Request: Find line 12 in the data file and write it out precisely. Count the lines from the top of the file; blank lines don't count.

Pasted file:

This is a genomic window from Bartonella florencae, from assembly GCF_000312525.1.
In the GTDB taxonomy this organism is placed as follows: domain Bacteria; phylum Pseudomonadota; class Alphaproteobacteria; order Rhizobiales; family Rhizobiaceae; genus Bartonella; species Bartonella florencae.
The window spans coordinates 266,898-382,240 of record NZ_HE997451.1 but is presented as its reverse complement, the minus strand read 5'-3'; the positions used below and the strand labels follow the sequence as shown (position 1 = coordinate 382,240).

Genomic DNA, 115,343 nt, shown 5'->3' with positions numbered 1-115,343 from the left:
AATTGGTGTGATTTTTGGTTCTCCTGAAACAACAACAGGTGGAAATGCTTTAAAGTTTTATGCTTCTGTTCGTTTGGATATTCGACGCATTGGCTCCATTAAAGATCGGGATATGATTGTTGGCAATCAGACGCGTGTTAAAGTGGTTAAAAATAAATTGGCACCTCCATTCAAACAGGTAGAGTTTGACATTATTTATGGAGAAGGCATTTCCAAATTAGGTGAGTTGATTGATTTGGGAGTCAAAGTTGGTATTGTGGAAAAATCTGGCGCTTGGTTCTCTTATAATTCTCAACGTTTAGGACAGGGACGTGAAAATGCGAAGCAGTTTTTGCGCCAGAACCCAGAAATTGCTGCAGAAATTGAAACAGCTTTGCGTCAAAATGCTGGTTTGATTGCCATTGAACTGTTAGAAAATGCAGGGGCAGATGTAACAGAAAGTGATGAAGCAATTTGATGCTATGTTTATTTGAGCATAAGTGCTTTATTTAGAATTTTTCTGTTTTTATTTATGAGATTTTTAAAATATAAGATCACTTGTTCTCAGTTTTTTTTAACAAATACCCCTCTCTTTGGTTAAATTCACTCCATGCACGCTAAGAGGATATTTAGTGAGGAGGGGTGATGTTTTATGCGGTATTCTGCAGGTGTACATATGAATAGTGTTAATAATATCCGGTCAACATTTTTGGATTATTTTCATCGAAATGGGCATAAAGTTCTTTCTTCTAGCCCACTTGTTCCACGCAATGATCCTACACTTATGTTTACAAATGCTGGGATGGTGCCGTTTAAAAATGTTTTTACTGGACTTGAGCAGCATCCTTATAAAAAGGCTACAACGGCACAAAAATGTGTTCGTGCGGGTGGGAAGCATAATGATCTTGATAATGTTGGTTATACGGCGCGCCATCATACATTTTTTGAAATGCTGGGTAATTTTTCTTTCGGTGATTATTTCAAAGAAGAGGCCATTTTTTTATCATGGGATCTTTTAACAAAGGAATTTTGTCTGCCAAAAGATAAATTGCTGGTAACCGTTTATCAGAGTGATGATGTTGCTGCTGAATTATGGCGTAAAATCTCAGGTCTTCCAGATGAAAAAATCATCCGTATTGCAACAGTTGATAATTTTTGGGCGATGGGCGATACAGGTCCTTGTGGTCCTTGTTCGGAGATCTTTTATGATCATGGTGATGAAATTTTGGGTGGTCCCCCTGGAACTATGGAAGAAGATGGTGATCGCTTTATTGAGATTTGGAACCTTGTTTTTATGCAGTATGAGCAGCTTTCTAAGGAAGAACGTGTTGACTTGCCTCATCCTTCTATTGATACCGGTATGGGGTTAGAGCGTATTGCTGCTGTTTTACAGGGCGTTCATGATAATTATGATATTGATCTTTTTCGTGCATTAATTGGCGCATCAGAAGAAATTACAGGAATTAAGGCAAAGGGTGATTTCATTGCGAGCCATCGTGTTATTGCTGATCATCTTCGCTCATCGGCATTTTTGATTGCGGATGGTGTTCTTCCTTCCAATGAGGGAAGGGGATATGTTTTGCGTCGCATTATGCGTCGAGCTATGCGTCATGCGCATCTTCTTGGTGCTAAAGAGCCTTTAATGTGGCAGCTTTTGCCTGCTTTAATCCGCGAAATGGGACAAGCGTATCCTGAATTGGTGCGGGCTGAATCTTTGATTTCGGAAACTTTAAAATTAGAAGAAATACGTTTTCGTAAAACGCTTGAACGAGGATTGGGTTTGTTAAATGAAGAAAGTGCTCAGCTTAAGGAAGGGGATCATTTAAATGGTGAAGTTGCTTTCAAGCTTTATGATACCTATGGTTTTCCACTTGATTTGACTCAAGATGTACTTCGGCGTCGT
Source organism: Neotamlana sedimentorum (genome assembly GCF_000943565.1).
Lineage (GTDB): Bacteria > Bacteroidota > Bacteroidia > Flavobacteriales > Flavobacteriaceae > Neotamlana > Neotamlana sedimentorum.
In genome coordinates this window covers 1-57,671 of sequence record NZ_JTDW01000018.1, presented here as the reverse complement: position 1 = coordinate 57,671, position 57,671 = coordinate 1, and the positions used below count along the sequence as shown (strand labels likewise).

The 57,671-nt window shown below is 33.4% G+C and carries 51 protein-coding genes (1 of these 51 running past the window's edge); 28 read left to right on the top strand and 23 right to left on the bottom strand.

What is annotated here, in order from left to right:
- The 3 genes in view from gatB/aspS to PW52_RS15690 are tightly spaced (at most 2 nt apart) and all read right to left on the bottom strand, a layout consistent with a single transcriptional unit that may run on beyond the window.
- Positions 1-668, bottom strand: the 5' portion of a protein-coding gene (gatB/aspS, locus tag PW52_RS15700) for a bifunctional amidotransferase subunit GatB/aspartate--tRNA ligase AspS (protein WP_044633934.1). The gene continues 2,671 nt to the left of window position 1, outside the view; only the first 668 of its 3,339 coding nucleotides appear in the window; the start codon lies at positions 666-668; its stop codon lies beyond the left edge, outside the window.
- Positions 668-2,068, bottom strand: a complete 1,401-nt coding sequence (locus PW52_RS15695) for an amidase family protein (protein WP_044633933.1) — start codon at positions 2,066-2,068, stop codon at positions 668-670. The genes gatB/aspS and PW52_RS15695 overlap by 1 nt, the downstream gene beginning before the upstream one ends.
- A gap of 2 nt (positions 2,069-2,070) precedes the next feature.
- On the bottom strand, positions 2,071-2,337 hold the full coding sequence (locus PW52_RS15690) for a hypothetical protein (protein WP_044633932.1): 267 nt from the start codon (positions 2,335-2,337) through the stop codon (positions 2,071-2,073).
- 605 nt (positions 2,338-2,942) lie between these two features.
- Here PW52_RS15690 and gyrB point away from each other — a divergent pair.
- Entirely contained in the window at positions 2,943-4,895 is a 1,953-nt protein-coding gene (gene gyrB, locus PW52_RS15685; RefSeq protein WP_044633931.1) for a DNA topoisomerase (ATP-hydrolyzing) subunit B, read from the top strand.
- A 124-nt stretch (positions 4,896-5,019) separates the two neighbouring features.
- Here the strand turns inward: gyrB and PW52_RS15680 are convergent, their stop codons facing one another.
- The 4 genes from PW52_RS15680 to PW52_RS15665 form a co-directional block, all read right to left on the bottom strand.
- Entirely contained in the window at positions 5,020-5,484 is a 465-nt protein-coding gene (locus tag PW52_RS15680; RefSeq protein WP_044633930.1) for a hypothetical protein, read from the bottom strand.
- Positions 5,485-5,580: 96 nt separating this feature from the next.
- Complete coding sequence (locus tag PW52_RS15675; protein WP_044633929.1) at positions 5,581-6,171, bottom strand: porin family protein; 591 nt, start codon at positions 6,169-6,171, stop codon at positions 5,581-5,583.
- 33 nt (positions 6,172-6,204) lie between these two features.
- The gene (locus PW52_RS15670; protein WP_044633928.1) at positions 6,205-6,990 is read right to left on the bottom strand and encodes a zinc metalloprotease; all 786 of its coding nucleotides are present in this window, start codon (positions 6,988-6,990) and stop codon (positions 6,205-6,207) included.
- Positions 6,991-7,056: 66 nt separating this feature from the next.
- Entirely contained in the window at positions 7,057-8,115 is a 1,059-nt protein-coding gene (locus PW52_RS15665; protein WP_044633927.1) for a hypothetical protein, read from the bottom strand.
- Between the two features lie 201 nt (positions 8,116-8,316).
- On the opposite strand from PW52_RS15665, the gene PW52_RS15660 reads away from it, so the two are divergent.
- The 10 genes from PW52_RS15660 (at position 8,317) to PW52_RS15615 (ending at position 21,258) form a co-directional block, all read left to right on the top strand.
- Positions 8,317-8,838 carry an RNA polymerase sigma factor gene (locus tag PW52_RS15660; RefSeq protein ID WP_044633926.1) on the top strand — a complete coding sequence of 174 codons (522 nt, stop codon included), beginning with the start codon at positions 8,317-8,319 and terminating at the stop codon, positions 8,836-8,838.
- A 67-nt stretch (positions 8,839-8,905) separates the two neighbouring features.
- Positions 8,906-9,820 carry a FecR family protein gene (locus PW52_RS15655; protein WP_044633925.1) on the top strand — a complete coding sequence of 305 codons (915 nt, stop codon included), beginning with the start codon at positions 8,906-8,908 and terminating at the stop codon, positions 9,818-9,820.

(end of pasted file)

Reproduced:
- Positions 1-668, bottom strand: the 5' portion of a protein-coding gene (gatB/aspS, locus tag PW52_RS15700) for a bifunctional amidotransferase subunit GatB/aspartate--tRNA ligase AspS (protein WP_044633934.1). The gene continues 2,671 nt to the left of window position 1, outside the view; only the first 668 of its 3,339 coding nucleotides appear in the window; the start codon lies at positions 666-668; its stop codon lies beyond the left edge, outside the window.